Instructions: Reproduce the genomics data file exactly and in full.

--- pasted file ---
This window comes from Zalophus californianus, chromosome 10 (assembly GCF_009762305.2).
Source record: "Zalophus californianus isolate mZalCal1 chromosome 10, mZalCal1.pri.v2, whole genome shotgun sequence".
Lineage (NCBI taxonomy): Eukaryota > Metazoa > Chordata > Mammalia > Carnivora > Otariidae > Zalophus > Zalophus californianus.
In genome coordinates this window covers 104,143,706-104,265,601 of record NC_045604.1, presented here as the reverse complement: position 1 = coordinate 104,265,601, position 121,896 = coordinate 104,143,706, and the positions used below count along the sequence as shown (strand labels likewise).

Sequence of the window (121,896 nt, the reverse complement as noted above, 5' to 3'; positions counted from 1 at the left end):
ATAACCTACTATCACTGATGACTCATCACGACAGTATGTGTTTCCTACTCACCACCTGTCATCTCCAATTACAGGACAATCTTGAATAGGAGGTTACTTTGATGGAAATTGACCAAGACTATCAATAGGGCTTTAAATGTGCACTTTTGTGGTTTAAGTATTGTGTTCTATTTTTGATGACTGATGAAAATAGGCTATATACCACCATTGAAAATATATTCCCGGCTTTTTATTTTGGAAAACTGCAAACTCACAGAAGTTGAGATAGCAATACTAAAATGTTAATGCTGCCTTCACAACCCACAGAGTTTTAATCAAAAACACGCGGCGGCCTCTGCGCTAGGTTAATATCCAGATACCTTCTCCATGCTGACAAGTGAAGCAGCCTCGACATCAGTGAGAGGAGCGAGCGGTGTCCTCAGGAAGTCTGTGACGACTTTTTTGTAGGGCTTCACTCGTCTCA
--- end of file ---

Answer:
This window comes from Zalophus californianus, chromosome 10 (assembly GCF_009762305.2).
Source record: "Zalophus californianus isolate mZalCal1 chromosome 10, mZalCal1.pri.v2, whole genome shotgun sequence".
Lineage (NCBI taxonomy): Eukaryota > Metazoa > Chordata > Mammalia > Carnivora > Otariidae > Zalophus > Zalophus californianus.
In genome coordinates this window covers 104,143,706-104,265,601 of record NC_045604.1, presented here as the reverse complement: position 1 = coordinate 104,265,601, position 121,896 = coordinate 104,143,706, and the positions used below count along the sequence as shown (strand labels likewise).

Sequence of the window (121,896 nt, the reverse complement as noted above, 5' to 3'; positions counted from 1 at the left end):
ATAACCTACTATCACTGATGACTCATCACGACAGTATGTGTTTCCTACTCACCACCTGTCATCTCCAATTACAGGACAATCTTGAATAGGAGGTTACTTTGATGGAAATTGACCAAGACTATCAATAGGGCTTTAAATGTGCACTTTTGTGGTTTAAGTATTGTGTTCTATTTTTGATGACTGATGAAAATAGGCTATATACCACCATTGAAAATATATTCCCGGCTTTTTATTTTGGAAAACTGCAAACTCACAGAAGTTGAGATAGCAATACTAAAATGTTAATGCTGCCTTCACAACCCACAGAGTTTTAATCAAAAACACGCGGCGGCCTCTGCGCTAGGTTAATATCCAGATACCTTCTCCATGCTGACAAGTGAAGCAGCCTCGACATCAGTGAGAGGAGCGAGCGGTGTCCTCAGGAAGTCTGTGACGACTTTTTTGTAGGGCTTCACTCGTCTCA